Cassiopeia Observatory logo

Planets, Omega Centauri, Ring Nebula, Galaxies,
Comet PanSTARRS; iPhone 5s: Saturn

Posted: 15 June 2014

Cloudy and windy nights, and night work at Oracle State Park in support of the "International Dark Sky Park" proposal have kept me from my observatory. On Thursday, 12 June 2014, just before I left home to go to the Park, a small wildfire (4 acres) broke out near the Park. Thanks to the rapid and effective response of Oracle Fire Department and nearby agencies, the fire was quickly brought under control, although one home and some smaller buildings were destroyed. The skies cleared and the strong winds ended after sunset on Saturday, 14 June, and I opened the observatory.

Opened: Saturday, 14 June 2014, 1959 MST
Temperature: 88°F
Session: 695
Conditions: Mostly clear, calm

2005 MST: viewed Jupiter, low in the western sky, 83X. The four Galilean Moons were visible. Seeing was bad. As I was writing up the observation in my logbook, a Kissing Bug landed on the logbook next to my hand. Terminated!

2010 MST: viewed Mars, 83X. No details visible. Switched to 222X; seeing not very good but could see North Polar Cap and some dark areas. Seeing not good enough for imaging.

2014 MST: viewed Saturn, 222X. Seeing was not great but Cassini Division and 3 moons were visible (Titan, Rhea, and Tethys). 2019 MST: the moon DIone was now visible. Using 83X, tried to see the moon Enceladus, but it was too close to the bright ring system.

2030 MST: observed Omega Centauri (globular cluster), 83X. The view was hampered by the twilight sky.

Decided to redo the AutoStar star alignment, which hadn't been done in a long time. It took a longer than expected as I had to clear out the "Two Star bug" after inadvertently selected "Two Star" align instead of "One Star". Clearing the bad data out requires changing the mount setting to "Alt/Az" (in the AutoStar only; no need to change the actual mount), doing an "Easy Align", changing the mount setting back to "Polar", and then doing a "One Star" align. Before clearing the bad data, a "One Star" align resulted in bad GOTOs. Once the bad data was cleared and the second "One Star" alignment was done, GOTOs were excellent. Completed the process at 2100 MST.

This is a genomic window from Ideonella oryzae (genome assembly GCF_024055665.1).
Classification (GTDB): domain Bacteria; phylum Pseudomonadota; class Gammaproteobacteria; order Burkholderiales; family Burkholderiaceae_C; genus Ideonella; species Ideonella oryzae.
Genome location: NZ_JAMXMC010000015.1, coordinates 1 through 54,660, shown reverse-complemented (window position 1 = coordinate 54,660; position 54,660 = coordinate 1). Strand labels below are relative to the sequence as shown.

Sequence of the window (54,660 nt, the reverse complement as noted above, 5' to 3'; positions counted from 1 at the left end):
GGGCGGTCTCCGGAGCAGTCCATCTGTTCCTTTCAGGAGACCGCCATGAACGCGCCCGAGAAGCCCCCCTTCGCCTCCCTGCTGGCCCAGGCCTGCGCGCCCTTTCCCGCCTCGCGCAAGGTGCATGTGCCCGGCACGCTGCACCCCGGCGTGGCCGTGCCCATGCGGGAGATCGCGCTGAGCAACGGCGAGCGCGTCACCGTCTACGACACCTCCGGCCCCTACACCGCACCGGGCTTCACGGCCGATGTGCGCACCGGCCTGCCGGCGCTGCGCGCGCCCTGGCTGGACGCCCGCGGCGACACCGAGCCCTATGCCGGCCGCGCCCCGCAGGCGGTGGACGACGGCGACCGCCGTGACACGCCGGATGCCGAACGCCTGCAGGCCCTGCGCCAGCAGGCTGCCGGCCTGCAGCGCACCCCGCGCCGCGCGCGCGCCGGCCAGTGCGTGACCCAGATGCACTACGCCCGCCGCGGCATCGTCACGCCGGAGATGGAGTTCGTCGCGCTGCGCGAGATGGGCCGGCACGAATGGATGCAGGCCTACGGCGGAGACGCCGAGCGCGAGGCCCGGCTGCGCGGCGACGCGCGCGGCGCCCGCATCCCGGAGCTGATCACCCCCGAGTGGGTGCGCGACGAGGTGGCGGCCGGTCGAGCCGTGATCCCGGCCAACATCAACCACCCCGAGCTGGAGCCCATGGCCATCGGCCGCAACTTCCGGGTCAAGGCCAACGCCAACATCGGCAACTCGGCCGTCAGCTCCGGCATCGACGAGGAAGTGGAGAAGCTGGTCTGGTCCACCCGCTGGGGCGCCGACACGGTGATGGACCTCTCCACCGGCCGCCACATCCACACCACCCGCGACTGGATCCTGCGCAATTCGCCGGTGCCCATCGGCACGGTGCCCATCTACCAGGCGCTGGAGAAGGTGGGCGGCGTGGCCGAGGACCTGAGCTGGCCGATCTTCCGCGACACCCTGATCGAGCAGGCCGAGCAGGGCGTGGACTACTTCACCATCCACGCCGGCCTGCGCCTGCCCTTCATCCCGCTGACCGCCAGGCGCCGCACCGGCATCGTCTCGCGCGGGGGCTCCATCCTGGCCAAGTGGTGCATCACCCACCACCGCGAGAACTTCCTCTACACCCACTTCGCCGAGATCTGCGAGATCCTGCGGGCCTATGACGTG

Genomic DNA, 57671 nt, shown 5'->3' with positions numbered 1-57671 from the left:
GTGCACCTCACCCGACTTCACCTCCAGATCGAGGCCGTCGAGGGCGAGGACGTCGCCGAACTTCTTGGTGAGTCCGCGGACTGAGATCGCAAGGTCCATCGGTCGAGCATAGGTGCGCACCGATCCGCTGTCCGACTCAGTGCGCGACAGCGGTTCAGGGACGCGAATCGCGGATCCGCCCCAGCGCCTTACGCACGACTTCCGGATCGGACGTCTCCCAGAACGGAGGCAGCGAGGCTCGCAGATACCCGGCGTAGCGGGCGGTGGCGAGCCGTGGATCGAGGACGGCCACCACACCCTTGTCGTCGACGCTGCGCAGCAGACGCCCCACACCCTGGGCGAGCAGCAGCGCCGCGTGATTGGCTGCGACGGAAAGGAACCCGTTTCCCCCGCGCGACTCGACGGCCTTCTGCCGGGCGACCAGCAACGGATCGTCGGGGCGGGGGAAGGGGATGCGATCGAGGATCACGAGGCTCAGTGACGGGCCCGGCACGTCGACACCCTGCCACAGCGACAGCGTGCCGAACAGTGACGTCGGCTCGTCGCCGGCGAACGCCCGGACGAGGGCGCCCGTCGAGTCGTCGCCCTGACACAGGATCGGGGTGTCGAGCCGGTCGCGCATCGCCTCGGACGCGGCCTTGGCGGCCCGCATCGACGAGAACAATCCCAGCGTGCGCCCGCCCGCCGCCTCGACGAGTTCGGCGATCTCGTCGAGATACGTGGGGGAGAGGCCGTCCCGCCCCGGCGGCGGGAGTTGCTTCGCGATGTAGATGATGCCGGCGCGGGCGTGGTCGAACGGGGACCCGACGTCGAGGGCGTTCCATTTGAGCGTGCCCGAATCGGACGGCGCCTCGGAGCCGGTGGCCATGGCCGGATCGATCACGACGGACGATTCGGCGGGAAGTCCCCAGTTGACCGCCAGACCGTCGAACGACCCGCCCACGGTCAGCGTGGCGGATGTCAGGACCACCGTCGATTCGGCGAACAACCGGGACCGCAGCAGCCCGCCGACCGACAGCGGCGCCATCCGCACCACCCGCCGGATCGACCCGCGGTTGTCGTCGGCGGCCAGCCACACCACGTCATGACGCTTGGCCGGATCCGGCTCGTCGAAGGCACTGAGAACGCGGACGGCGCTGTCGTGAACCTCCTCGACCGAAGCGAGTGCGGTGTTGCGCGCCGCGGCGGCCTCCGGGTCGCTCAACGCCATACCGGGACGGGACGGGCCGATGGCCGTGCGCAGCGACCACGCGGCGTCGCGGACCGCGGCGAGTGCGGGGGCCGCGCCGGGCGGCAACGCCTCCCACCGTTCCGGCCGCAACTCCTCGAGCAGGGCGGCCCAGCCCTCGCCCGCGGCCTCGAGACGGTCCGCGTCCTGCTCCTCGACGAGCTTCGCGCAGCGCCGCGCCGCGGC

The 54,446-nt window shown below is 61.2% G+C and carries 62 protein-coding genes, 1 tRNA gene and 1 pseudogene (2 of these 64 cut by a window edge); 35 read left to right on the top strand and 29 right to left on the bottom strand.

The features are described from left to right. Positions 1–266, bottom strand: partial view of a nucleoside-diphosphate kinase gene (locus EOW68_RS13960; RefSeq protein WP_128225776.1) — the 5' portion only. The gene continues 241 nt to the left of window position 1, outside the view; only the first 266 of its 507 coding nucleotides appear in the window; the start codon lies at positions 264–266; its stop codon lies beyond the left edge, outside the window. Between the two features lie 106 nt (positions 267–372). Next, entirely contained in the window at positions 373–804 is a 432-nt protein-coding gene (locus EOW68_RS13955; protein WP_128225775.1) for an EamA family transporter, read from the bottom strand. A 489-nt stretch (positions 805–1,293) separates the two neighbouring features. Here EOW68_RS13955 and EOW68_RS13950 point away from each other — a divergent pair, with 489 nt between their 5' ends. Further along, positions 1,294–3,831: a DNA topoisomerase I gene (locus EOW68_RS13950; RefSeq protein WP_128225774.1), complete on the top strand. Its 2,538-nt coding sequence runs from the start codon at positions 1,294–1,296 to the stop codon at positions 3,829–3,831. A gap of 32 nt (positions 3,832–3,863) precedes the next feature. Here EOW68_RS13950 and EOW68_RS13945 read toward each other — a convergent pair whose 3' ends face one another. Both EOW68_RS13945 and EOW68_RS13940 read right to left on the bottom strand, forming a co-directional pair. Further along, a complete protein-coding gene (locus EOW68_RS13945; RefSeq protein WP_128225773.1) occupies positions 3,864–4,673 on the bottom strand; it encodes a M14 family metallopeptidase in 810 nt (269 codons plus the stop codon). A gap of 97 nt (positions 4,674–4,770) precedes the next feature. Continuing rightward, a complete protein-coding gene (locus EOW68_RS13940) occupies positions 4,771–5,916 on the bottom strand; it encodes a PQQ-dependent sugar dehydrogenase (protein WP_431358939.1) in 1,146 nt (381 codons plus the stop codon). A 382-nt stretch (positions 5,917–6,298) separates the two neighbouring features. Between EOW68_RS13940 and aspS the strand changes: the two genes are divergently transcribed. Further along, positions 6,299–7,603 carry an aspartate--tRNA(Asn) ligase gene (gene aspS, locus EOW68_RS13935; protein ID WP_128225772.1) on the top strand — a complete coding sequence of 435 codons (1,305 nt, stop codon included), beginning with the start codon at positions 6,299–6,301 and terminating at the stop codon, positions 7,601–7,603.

Viewed M57 (Ring Nebula; planetary nebula), 83X. Then returned to Omega Centauri; better view now with Astronomical Twilight almost at an end. But the rising waning gibbous moon was brightening the sky. Viewed some galaxies using 83X: M104 (Sombrero Galaxy) and M65/M66/NGC3628 (Leo Galaxy Triplet).

Went back to Mars and observed it using 83X and 222X. Seeing was a little better but still not good enough for imaging.

Then went to Saturn. At 222X, seeing was pretty good. Began setting up for iPhone 5s afocal imaging. Before I attached the iPhone to the telescope, I received an email from a fellow observer. He reminded me of Comet PanSTARRS C/2012 K1. (Thanks Richard!) I decided to check out the comet. I got its current RA/Dec using SkySafari Pro on my iPhone 5s and manually entered the position into the AutoStar. There were some clouds in the sky near the comet and the sky was getting brighter from the rising moon, but at 2126 MST, the view of the comet was nice using 83X. The coma (somewhat faint) was easily seen. A short stubby tail was just visible using averted vision. Will image (hopefully) on the next session.

2130 MST: Back to Saturn to image it. Noticed three Kissing Bugs in the observatory; all terminated. A cloud was now approaching Saturn. Did several 1, 2, and 3 second slo-mo (120 fps) video recordings at 666X, changing the position of Saturn in the field-of-view between each set. Here are two images, the left image is a stack of 297 frames (a little over 2 seconds) and the right image is a stack of 125 frames (1 second):

photo photo

2147 MST: last look at Saturn, 83X. Sky was bright due to the rising waning gibbous moon (still behind the hill to the east).

Closed: Saturday, 14 June 2014, 2157 MST
Temperature: 76°F

Comments are welcome using Email. If you are on Twitter you can use the button below to tweet this report to your followers. Thanks.


Previous report

Cassiopeia Observatory Home Page

Back to Top

Copyright ©2014 Michael L. Weasner /